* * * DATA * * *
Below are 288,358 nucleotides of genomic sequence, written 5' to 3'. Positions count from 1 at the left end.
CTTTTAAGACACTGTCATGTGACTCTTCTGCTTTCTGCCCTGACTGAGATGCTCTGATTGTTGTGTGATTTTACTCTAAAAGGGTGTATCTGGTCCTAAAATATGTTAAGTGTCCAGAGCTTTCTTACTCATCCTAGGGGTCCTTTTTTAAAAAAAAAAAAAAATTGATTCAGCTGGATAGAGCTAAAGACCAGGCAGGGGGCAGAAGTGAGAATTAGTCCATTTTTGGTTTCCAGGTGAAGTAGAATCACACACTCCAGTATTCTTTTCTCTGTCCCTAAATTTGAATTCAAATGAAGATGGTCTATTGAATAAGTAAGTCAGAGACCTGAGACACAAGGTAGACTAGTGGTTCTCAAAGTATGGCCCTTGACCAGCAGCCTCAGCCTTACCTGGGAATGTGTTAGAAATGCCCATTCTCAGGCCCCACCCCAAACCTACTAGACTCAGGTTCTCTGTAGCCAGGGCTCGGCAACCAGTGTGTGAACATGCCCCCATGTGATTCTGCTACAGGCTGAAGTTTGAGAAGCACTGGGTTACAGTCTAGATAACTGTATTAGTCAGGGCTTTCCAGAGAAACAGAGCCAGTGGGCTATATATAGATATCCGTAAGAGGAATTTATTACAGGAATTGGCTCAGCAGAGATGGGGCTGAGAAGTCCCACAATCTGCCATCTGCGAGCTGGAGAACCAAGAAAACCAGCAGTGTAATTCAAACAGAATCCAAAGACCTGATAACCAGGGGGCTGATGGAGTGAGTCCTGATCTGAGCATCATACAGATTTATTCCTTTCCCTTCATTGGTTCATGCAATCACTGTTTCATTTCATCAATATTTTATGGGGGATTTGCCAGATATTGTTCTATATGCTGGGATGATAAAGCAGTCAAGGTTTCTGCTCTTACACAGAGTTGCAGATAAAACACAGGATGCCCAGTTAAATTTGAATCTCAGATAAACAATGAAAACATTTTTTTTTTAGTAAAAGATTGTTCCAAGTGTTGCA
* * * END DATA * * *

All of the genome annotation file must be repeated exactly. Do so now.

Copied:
Below are 288,358 nucleotides of genomic sequence, written 5' to 3'. Positions count from 1 at the left end.
CTTTTAAGACACTGTCATGTGACTCTTCTGCTTTCTGCCCTGACTGAGATGCTCTGATTGTTGTGTGATTTTACTCTAAAAGGGTGTATCTGGTCCTAAAATATGTTAAGTGTCCAGAGCTTTCTTACTCATCCTAGGGGTCCTTTTTTAAAAAAAAAAAAAAATTGATTCAGCTGGATAGAGCTAAAGACCAGGCAGGGGGCAGAAGTGAGAATTAGTCCATTTTTGGTTTCCAGGTGAAGTAGAATCACACACTCCAGTATTCTTTTCTCTGTCCCTAAATTTGAATTCAAATGAAGATGGTCTATTGAATAAGTAAGTCAGAGACCTGAGACACAAGGTAGACTAGTGGTTCTCAAAGTATGGCCCTTGACCAGCAGCCTCAGCCTTACCTGGGAATGTGTTAGAAATGCCCATTCTCAGGCCCCACCCCAAACCTACTAGACTCAGGTTCTCTGTAGCCAGGGCTCGGCAACCAGTGTGTGAACATGCCCCCATGTGATTCTGCTACAGGCTGAAGTTTGAGAAGCACTGGGTTACAGTCTAGATAACTGTATTAGTCAGGGCTTTCCAGAGAAACAGAGCCAGTGGGCTATATATAGATATCCGTAAGAGGAATTTATTACAGGAATTGGCTCAGCAGAGATGGGGCTGAGAAGTCCCACAATCTGCCATCTGCGAGCTGGAGAACCAAGAAAACCAGCAGTGTAATTCAAACAGAATCCAAAGACCTGATAACCAGGGGGCTGATGGAGTGAGTCCTGATCTGAGCATCATACAGATTTATTCCTTTCCCTTCATTGGTTCATGCAATCACTGTTTCATTTCATCAATATTTTATGGGGGATTTGCCAGATATTGTTCTATATGCTGGGATGATAAAGCAGTCAAGGTTTCTGCTCTTACACAGAGTTGCAGATAAAACACAGGATGCCCAGTTAAATTTGAATCTCAGATAAACAATGAAAACATTTTTTTTTTAGTAAAAGATTGTTCCAAGTGTTGCA